though. it is possible to approach the definition of a general term (on any of the five kinds of definition we discussed last time) in either of two ways: A denotative definition tries to identify the extension of the term in question. Theintension of a general term. example. and in . for example. Thus. Denotative and Connotative Definitions With the distinction between extension and intension in mind. The phrase "my grandchildren" makes perfect sense. on the other hand. that we decide whether or not each newly-encountered piece of furniture belongs among the chairs by seeing whether or not it has the relevant features. Thus. but since it presently has no extension. as the intension of a general term increases. by specifying with greater detail those features that a thing must have in order for it to apply. the term's extension tends to decrease. the intension of the word "chair" is (something like) "a piece of furniture designed to be sat upon by one person at a time. In order to define terms of this sort at all. Thus. some philosophers have held that the most primitive denotative definitions in any language involve no more than pointing at a single example to which the term properly applies. we commonly pursue the same goal by listing smaller groups of individuals or by offering a few examples instead. We usually suppose that the intension of a concept or term determines its extension. But there seem to be some important terms for which denotative definition is entirely impossible.Extension and Intension A rather large and especially useful portion of our active vocabularies is taken up by general terms. there is no way to indicate its membership by enumeration. In fact. we could provide a denotative definition of the phrase "this logic class" simply by listing all of our names. the extension of the word "chair" includes every chair that is (or ever has been or ever will be) in the world." Clearly. or ostension. But there are two distinct ways of thinking about the meaning of any such term. Thus. words or phrases that stand for whole groups of individual things sharing a common attribute. The extension of a general term is just the collection of individual things to which it is correctly applied. is the set of features which are shared by everything to which it applies. since fewer items now qualify for its application. Since a complete enumeration of the things to which a general term applies would be cumbersome or inconvenient in many cases. these two kinds of meaning are closely interrelated.
Thus. A good definition tries to point out the features that are essential to the designation of things as members of the relevant group. My definition of the word "chair" in the second paragraph of this lesson. Thus. etc. Although the things to which a term applies may share many distinctive properties. 2. either the audience already understands the meaning of the term. broad category or kind (the genus) to which everything our term signifies (along with things of other sorts) belongs. A good definition will apply to exactly the same things as the term being defined. there isn't much point in defining "cordless 'phone" as "a telephone that has no cord. A connotative definition tries to identify the intension of a term by providing a synonymous linguistic expression or an operational procedure for determining the applicability of the term. or it cannot understand the explanation that includes that term. desks. no more and 1. we naturally rely upon the second mode of definition. Avoid circularity." 3. a definition of "human beings" as "featherless bipeds" isn't very illuminating. by stating their genus and differentia. it isn't always easy to come up with an alternative word or phrase that has exactly the same meaning or to specify a concrete test for applicability. then we specify the distinctive features (the differentiae) that set them apart from all the other things of this kind. . it can't provide any useful information.order more conveniently to define general terms of every variety. even if does pick out the right individuals. for example. Definition by Genus and Differentia Classical logicians developed an especially effective method of constructing connotative definitions for general terms. for example. connotative definition provides an adequate means for securing the meaning of a term. identifies "piece of furniture" as the genus to which all chairs belong and then specifies "designed to be sat upon by one person at a time" as the differentia that distinguishes them from couches. Since a circular definition uses the term being defined as part of its own definition. not all of them equally indicate its true nature. Copi and Cohen list five rules by means of which to evaluate the success of connotative definitions by genusand differentia: Focus on essential features. Capture the correct extension. Of course. The basic notion is simple: we begin by identifying a familiar. for example. But when it does work.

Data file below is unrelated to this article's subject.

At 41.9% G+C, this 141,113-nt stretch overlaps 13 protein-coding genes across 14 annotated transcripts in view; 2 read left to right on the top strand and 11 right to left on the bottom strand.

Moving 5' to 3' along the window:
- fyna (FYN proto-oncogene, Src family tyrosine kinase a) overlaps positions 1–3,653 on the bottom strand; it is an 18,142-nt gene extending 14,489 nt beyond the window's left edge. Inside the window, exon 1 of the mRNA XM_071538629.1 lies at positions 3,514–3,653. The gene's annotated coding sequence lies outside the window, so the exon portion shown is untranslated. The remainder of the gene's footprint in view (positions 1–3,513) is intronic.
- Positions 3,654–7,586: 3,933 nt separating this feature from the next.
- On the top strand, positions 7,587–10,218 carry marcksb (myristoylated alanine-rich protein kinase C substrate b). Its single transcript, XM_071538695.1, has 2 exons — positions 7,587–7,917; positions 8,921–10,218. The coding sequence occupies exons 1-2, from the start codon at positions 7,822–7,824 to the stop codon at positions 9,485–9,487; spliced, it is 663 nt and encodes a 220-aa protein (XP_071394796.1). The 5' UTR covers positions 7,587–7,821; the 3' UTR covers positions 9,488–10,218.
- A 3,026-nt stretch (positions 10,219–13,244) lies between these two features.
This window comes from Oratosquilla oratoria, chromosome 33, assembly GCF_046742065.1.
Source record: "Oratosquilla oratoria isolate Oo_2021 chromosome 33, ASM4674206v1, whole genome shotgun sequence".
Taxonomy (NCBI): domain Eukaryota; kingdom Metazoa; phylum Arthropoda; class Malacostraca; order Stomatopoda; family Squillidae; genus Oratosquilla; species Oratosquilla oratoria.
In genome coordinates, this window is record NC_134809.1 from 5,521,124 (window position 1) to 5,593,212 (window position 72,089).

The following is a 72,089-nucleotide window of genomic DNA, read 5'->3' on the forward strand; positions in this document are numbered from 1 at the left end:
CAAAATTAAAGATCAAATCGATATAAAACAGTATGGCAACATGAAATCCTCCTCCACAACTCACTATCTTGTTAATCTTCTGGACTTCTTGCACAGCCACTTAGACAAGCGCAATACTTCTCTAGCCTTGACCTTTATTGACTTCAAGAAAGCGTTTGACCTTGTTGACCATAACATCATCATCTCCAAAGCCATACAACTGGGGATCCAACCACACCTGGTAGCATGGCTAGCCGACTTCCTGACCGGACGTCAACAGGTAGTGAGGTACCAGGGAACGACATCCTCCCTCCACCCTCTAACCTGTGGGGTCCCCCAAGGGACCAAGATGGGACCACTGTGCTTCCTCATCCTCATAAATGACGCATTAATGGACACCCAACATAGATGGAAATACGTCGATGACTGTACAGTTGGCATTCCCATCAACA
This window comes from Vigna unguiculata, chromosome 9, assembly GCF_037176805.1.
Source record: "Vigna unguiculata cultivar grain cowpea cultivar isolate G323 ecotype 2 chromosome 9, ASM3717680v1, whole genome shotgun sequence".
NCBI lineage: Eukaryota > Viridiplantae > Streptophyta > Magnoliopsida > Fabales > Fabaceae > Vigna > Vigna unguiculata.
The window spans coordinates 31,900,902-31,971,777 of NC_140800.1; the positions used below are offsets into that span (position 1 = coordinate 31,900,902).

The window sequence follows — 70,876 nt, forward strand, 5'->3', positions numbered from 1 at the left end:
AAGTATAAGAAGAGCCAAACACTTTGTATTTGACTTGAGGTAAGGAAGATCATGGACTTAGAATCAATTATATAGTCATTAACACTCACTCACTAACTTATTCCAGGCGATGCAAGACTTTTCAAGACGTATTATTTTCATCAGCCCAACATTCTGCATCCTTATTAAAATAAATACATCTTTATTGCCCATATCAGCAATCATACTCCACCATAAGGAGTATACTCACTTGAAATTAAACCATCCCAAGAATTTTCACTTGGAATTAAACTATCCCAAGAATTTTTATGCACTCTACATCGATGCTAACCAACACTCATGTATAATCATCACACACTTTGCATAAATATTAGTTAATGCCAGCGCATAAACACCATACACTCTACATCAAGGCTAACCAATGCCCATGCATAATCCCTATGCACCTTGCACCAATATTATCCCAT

and aardvarks along with birds. marital property. "happiness is a warm puppy" may be a lovely thought. and other torts . wrongful death.automobile accidents. child support. for example. slip-and-fall claims. It is always possible in principle to explain the application of a term by identifying literally everything to which it does not apply. since it excludes those birds who happen to be male. There are several ways to go wrong. but it is a lousy definition. a good definition uses positive designations whenever it is possible to do so. Personal Injury . including the following: Domestic/Family . But in ordinary circumstances. Defining "honest person" as "someone who rarely lies" is a poor definition. child custody. Be affirmative rather than negative. this may be the only way to go: a proper definition of the mathematical term "infinite" might well be negative. Thus. dogs. o "feathered egg-laying animal" is too narrow. 4. and o "small flying animal" is both too broad and too narrow. Successful intensional definitions must be satisfied by all and only those things that are included in the extension of the term they define. since it includes bats (which aren't birds) and excludes ostriches (which are).divorce. alimony. Types of Disputes Alternative dispute resolution lends itself well to virtually all types of disputes. the use of language that doesn't help such a person learn how to apply the term is pointless. Consider alternative definitions of "bird": o "warm-blooded animal" is too broad. Since the point of a definition is to explain the meaning of a term to someone who is unfamiliar with its proper application. 5. In a few instances. Avoid figurative or obscure language. and other family law issues.no less. since that would include horses.